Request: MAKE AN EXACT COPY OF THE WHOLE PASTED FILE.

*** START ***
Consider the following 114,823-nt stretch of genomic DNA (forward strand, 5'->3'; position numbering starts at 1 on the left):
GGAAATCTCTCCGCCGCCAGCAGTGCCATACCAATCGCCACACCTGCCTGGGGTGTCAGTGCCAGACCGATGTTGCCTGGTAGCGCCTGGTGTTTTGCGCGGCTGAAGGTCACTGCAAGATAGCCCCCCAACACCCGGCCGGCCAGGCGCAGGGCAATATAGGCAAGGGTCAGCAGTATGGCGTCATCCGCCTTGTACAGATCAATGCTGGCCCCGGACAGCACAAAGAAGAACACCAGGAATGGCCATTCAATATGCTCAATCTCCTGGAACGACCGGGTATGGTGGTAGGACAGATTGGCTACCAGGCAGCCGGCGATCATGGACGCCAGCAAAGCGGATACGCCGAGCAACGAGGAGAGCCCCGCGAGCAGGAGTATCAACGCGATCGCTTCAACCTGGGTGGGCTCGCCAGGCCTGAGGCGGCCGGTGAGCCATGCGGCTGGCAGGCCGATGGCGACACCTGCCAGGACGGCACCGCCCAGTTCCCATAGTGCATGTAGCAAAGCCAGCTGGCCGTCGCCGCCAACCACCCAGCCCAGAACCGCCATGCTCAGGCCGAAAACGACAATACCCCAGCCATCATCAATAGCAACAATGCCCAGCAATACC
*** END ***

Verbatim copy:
Consider the following 114,823-nt stretch of genomic DNA (forward strand, 5'->3'; position numbering starts at 1 on the left):
GGAAATCTCTCCGCCGCCAGCAGTGCCATACCAATCGCCACACCTGCCTGGGGTGTCAGTGCCAGACCGATGTTGCCTGGTAGCGCCTGGTGTTTTGCGCGGCTGAAGGTCACTGCAAGATAGCCCCCCAACACCCGGCCGGCCAGGCGCAGGGCAATATAGGCAAGGGTCAGCAGTATGGCGTCATCCGCCTTGTACAGATCAATGCTGGCCCCGGACAGCACAAAGAAGAACACCAGGAATGGCCATTCAATATGCTCAATCTCCTGGAACGACCGGGTATGGTGGTAGGACAGATTGGCTACCAGGCAGCCGGCGATCATGGACGCCAGCAAAGCGGATACGCCGAGCAACGAGGAGAGCCCCGCGAGCAGGAGTATCAACGCGATCGCTTCAACCTGGGTGGGCTCGCCAGGCCTGAGGCGGCCGGTGAGCCATGCGGCTGGCAGGCCGATGGCGACACCTGCCAGGACGGCACCGCCCAGTTCCCATAGTGCATGTAGCAAAGCCAGCTGGCCGTCGCCGCCAACCACCCAGCCCAGAACCGCCATGCTCAGGCCGAAAACGACAATACCCCAGCCATCATCAATAGCAACAATGCCCAGCAATACC